About 5 Oaks Studio

What’s In A Name?

The naming of 5 Oaks Studio was a natural as I have for many years called my home 5 Oaks. Five great Oaks, each standing over 75 feet, live in the back yard. They are close to 100 years old. These five great oaks were here well before me and here well before my home was built in their midst. I am mindful of my sharing life with these trees. I am perhaps a steward of the trees. That calls me to a responsibility to them to keep their environment as alive as they are so that they may thrive. The trees do a wondrous thing for their environment in refreshing the air, providing me shade in the summer months, nourishment back to the ground in the fall, and are literal homes for squirrels, birds, lizards, and countless insects. These trees are an integral part of my life both when I am home and away. They are life giving and life calling. The art of jewelry creation is equally life giving and life calling. 5 Oaks Studio is therefore an appropriate name. Come on in…enjoy the beauty!

About The Artist

Kelly Noonan is an independent artist in jewelry. She received her Bachelor of Fine Arts Degree from what was then North Texas State University now known as The University of North Texas. Her degree focused in Crafts with a concentration in Jewelry Making and Metalworking. Her first position was apprenticing under Cynthia Thomas, a master goldsmith, from California. As a goldsmith her most notable work was on custom gold and diamond jewelry with expertise in casting and finishing. Kelly practiced jewelry making for the first 10 years of work life. After which she pursued higher education receiving an MBA in Marketing and a Master of Science in Marketing Research from The University of Texas at Arlington. After 10 years of corporate work she has returned to her passion, creating works of art.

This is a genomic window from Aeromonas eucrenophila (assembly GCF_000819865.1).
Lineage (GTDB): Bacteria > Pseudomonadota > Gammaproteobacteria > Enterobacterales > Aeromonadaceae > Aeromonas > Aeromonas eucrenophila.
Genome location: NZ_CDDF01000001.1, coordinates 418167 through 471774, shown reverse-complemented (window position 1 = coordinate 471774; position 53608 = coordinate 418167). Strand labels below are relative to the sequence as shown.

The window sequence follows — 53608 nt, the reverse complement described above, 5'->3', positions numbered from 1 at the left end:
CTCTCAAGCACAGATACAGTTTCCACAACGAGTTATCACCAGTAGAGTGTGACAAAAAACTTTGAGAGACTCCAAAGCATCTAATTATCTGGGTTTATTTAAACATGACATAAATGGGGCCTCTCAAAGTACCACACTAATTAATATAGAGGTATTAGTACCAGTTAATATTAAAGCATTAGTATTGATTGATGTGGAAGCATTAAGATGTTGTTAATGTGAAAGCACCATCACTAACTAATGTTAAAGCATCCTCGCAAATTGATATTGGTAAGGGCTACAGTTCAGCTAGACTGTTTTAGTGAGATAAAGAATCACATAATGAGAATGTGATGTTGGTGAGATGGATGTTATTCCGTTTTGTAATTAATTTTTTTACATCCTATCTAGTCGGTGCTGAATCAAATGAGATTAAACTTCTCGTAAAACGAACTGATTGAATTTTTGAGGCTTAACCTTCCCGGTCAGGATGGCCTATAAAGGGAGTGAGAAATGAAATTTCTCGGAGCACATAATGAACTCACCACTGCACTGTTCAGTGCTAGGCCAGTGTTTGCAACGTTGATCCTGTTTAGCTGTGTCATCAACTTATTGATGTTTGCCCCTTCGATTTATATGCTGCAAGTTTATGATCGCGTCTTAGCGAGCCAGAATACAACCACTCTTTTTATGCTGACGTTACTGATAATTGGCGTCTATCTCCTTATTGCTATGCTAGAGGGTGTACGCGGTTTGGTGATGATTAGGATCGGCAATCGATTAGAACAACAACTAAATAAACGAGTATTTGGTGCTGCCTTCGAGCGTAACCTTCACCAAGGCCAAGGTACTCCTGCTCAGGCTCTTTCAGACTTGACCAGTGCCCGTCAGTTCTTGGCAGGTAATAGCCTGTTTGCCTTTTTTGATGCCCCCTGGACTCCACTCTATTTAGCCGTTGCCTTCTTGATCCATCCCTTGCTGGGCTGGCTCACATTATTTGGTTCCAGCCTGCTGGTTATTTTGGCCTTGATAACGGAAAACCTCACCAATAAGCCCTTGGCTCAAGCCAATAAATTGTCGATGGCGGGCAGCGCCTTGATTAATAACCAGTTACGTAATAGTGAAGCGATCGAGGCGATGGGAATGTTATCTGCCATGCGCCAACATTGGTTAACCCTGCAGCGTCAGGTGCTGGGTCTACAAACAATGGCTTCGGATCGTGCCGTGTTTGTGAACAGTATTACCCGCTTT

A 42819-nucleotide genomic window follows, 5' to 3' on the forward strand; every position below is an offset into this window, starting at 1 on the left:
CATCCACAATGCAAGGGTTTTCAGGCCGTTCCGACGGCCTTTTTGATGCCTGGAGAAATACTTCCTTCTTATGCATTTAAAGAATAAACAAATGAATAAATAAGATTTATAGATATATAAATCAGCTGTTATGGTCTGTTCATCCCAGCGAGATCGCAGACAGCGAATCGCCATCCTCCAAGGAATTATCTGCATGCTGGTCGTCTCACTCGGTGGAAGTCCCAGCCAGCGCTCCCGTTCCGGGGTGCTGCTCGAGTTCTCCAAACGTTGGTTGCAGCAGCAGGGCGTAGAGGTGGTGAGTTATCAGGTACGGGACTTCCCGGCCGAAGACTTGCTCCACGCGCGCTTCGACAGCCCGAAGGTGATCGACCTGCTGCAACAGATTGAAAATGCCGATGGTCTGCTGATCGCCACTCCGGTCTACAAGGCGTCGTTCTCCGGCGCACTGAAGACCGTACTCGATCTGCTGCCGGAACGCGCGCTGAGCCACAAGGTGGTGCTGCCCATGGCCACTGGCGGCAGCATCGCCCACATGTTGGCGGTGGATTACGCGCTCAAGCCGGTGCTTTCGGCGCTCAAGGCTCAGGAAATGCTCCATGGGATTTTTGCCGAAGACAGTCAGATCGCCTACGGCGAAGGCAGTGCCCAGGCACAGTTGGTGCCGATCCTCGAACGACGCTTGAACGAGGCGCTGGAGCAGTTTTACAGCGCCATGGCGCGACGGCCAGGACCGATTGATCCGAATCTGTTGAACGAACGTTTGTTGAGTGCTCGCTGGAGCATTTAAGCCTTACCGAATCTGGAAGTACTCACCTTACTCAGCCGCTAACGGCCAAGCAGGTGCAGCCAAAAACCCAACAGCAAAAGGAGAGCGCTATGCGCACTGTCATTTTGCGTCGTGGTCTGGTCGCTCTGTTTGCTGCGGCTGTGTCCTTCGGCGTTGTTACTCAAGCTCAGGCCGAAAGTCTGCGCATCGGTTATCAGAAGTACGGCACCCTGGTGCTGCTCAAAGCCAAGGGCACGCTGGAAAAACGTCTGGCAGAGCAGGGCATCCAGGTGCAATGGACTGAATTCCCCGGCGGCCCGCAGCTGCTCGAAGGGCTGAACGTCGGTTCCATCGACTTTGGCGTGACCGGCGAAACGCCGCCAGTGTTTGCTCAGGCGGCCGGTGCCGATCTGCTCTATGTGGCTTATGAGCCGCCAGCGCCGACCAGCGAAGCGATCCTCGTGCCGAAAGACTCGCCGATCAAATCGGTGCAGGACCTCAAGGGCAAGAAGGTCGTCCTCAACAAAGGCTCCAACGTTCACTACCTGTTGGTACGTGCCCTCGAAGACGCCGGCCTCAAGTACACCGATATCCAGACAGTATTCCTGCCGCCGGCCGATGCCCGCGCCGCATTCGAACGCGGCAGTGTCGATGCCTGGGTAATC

Kelly’s “Artist Statement”